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Plyometric: to enhance upper body strength

Plyometric: to enhance upper body strength

You have a substantial number of options when it comes to getting and staying in shape. The days of combining a boring resistance training session with a cardiovascular workout are gone. With plyometrics circuit training, you can spice up your workout and add flare to your exercise regimen. This is of utmost importance when you are trying to get in great shape because adding variety to your workout keeps your body working at full force. And when your body works its hardest, you realize the greatest gains.

Upper body plyometric drills allow maximum power to be generated because, unlike barbells or dumbbells, the medicine ball can be released into the air. Plyometric drills can be used to convert an athletes maximal strength training into sport-specific power helping to further improve performance. It is logical for athletes to seek to increase the rate of force development, because most sports involve fast movements for which forces must be generated quickly.

During a medicine ball throw the mass of the ball is moved – a 3-5kg ball being the weight most commonly used by athletes. The force required to produce this movement comes from the arm muscles, mostly the pectorals, deltoids, triceps and latissimus dorsi.

In a study, subjects were tested for shoulder external rotator and elbow extension power before and after a six-week medicine ball throwing programme, using one specific exercise involving both sets of muscles. They had to stand, catch a 1kg ball in one hand with the arm horizontally abducted and extended, adduct and flex the arm across the body (eccentric phase) and then rapidly abduct and extend the arm releasing the ball. This throwing movement involves the external shoulder rotators (the posterior shoulder muscles) and the arm extensors (the triceps). Retesting revealed a significant increase in elbow extensor power, but not in external rotator power. The researchers suggested that the greater muscle mass of the posterior shoulder by comparison with the triceps meant that the training was more effective for the latter than the former.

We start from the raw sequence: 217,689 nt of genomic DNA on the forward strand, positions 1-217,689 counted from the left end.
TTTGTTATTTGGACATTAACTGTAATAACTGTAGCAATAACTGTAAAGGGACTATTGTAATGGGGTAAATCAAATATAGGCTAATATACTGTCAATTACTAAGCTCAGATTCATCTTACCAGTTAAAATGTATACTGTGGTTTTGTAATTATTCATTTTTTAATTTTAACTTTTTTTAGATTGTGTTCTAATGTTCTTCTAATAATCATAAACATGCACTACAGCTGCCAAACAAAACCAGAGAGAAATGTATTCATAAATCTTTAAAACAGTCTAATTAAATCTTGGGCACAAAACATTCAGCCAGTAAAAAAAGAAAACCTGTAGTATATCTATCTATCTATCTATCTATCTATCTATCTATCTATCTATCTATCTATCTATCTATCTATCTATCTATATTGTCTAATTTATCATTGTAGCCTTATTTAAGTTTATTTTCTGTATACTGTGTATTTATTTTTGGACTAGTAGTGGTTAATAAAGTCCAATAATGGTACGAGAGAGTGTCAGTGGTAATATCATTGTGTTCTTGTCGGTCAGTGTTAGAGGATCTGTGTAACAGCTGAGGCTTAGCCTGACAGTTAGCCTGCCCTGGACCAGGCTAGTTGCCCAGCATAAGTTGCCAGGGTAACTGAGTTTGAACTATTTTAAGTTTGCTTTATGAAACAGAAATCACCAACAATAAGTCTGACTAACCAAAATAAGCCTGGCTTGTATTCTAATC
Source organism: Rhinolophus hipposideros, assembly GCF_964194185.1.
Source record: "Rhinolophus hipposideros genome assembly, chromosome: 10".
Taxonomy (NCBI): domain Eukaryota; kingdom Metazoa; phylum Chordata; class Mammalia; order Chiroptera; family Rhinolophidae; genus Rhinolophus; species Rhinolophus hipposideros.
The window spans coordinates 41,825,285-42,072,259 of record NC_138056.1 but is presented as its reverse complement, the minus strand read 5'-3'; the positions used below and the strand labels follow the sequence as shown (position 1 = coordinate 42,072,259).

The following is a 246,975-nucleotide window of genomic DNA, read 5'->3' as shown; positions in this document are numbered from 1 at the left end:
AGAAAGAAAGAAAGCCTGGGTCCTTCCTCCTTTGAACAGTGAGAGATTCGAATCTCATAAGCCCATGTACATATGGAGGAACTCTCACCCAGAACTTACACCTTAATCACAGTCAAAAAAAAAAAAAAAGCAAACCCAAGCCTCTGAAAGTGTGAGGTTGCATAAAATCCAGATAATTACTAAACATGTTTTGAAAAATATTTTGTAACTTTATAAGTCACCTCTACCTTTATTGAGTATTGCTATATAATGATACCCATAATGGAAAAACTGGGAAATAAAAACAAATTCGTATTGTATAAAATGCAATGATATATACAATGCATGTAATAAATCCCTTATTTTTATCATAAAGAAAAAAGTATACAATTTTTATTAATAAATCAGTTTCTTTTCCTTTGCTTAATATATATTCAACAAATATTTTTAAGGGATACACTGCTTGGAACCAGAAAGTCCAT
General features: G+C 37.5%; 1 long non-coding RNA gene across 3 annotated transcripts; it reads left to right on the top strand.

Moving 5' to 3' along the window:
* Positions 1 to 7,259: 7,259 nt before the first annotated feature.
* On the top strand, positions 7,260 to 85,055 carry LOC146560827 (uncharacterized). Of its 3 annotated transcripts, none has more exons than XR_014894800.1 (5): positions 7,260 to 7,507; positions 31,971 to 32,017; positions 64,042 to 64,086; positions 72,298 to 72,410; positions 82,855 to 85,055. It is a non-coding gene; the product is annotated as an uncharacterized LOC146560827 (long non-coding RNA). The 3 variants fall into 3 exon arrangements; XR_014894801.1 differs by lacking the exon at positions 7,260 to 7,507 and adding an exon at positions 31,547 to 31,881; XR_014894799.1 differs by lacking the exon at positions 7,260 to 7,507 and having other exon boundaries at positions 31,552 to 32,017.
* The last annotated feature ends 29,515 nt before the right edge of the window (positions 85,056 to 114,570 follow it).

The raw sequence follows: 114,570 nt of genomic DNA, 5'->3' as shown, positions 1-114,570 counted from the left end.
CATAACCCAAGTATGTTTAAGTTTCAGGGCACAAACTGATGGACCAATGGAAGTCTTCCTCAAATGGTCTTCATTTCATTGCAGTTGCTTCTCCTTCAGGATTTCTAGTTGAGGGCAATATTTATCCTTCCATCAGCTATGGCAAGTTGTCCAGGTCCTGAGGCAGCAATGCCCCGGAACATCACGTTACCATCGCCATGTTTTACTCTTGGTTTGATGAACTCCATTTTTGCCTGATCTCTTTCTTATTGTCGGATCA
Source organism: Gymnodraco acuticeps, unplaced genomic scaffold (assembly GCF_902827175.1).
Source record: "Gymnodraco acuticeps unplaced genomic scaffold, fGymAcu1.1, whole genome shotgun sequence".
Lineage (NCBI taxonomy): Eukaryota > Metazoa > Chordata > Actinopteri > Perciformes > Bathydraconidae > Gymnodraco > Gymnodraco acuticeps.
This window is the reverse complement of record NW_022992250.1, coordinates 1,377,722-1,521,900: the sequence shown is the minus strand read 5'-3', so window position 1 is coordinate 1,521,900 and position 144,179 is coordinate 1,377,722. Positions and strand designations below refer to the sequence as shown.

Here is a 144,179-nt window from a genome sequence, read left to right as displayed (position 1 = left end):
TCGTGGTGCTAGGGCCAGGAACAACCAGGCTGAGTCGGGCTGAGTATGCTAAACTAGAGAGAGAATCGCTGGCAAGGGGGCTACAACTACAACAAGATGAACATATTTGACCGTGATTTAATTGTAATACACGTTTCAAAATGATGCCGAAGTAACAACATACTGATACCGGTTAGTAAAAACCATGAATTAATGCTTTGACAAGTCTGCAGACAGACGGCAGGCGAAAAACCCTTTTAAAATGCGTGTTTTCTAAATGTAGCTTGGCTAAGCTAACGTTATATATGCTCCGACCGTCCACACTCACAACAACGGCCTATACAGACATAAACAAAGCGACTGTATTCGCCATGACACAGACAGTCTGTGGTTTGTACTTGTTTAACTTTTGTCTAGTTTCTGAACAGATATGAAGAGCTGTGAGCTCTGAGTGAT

How to Perform Plyometric Exercises?

As mentioned earlier, plyometric training exercises are high intensity exercises that are used for increasing strength, power and speed. Many of these exercises involve jumping, hopping and bounding. One should be aware that since these are high intensity exercises, one can get injured, if the exercises are not performed properly. Many of the plyometric exercises involve jumping from a box to floor and rebounding to the box and vice versa, or from one box to another higher box, etc. It is recommended that plyometric strength training exercises should be performed by only those who are physically fit. Beginners should perform low intensity plyometric exercises initially.

Although this program focuses on upper body power, it is necessary to understand that the energy for each exercise comes from the ground.  Therefore, in many of the exercises the lower body and core get considerable residual training.

Plyometric Push-Ups

Note: alternatively you can lower your chest close to the floor, push yourself up forcefully so your hands leave the ground and clap your hands together. Land your hands back in the starting position and repeat.

Overhead Throws


Plyo Dips

Arch Chop

Side Throw (with partner)

Plank Shuffle

Note: It is imperative that an adequate strength base is developed before attempting plyometric training.  One must remember that an essential component to plyometric training is high intensity efforts.  This higher intensity is accentuated during compressive exercise like explosive push-ups.  These percussive exercises put an enormous amount of stress on all of the associated structures (i.e. muscles, tendons, ligaments, bones, etc.).  If these anatomical structures are not properly developed, an injury is guaranteed if these types of plyometric exercises are undertaken.

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